Bryan Caplan and Robin Hanson debate philosophy of the mind. Julian Sanchez weighs in.

In particular Bryan says

Alas, as in past arguments, he doesn’t answer my fundamental complaint: There’s nothing in the physics textbook, or any other hard science source Robin can name, that even tries to bridge the gap between a bunch of neurons firing and the indubitable facts that I feel pain, think that Tolstoy was a great novelist, or love my children. 
. . .

In short, "We’ve looked at your physical parts, failed to find pain, therefore pain is physical."  This just begs the question.   Robin just can’t take seriously the logical truism that you can’t see pain through a microscope.  Unless you personally experience it, it’s inference, not observation – hence the "problem of other minds."

From a philosophical standpoint I take the problem of other minds seriously. From a practical standpoint I don’t. The fact that other’s express pain is enough for me to believe that they do and to structure my life as if they do. The fact that the structures of the brain seem to be the at least the source of if not the essence of consciousness are enough to make me care deeply about my loved one’s brains. The analog between neural interactions and behavior are strong enough to make me believe its those interaction that count.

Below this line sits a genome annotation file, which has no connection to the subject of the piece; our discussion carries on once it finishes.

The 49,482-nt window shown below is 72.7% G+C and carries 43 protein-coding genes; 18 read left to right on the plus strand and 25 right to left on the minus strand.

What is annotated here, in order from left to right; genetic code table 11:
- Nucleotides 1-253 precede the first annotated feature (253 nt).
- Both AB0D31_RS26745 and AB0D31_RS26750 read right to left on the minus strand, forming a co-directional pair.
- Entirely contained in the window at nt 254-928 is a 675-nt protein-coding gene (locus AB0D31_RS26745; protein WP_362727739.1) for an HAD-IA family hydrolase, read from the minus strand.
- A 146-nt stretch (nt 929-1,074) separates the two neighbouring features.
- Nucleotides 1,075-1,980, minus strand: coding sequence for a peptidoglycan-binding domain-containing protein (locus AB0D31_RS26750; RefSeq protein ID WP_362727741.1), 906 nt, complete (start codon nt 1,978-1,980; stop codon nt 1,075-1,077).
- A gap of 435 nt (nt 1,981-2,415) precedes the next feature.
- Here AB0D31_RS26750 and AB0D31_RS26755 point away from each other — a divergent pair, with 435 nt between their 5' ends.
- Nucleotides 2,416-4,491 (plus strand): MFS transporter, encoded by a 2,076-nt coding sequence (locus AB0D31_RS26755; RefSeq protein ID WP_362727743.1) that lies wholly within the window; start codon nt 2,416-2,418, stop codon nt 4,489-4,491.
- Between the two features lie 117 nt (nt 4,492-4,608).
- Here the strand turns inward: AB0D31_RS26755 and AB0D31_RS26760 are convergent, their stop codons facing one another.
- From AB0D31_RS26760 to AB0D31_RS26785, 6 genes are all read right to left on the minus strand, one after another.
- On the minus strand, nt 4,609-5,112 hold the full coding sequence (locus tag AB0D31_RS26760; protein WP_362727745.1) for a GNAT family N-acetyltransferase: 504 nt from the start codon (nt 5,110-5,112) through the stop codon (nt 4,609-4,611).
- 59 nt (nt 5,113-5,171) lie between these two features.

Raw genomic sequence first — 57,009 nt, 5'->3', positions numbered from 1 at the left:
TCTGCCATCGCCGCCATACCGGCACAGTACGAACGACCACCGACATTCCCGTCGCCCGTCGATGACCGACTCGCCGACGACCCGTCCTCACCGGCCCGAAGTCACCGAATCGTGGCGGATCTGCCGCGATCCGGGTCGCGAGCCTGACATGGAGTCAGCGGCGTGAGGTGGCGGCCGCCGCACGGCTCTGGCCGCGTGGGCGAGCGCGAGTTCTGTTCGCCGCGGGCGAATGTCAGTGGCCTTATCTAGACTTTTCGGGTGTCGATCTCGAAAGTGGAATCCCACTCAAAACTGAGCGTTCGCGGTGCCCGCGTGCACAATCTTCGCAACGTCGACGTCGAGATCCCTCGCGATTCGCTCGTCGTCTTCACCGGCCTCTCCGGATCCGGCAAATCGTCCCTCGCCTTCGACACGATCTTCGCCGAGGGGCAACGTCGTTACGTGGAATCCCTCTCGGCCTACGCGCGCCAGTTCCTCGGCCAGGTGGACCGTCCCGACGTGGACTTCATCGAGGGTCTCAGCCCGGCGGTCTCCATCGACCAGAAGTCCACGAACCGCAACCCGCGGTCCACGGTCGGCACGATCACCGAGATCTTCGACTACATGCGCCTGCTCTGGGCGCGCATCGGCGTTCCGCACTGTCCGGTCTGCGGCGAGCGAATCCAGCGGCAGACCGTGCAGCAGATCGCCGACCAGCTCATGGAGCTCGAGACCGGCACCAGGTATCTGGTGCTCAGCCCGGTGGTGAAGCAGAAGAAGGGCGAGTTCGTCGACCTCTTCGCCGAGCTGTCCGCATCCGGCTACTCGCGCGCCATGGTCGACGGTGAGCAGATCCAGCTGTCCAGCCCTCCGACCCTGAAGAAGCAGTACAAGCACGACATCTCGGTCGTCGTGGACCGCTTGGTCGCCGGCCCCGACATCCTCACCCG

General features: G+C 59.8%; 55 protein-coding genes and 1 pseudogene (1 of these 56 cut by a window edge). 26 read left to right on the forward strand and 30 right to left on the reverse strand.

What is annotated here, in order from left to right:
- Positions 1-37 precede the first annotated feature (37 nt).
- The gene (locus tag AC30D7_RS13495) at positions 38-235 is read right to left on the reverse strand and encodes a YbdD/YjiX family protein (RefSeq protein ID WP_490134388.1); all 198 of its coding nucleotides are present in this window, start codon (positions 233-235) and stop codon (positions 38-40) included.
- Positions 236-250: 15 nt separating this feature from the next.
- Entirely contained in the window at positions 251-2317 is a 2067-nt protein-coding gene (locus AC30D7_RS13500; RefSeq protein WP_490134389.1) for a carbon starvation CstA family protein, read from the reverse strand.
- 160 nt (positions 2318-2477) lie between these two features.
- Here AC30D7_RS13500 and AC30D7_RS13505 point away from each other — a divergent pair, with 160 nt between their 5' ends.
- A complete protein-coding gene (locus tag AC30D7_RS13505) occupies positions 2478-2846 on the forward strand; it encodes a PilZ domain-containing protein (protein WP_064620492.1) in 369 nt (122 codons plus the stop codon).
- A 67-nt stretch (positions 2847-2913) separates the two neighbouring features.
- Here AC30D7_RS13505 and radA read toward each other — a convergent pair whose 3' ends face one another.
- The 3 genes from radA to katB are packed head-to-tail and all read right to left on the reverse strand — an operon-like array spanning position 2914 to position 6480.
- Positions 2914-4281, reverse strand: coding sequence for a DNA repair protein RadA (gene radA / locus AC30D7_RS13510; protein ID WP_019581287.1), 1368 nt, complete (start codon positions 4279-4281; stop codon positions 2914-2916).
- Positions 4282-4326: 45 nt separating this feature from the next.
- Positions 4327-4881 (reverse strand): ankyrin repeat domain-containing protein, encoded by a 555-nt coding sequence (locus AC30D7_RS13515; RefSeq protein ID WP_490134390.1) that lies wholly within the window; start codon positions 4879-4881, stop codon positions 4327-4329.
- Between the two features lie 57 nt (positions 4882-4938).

Knowing his penchant for wagers I would offer Bryan the following thought bet. A family member is unconscious and suffering from a disease that will kill him or her in the next X amount of time. If a brain emulation is performed now, the original body will die immediately, but the Em will live on indefinitely. If we wait any amount of time the then emulation can no longer be performed.

What is the smallest largest X for which you would be willing to try the Em?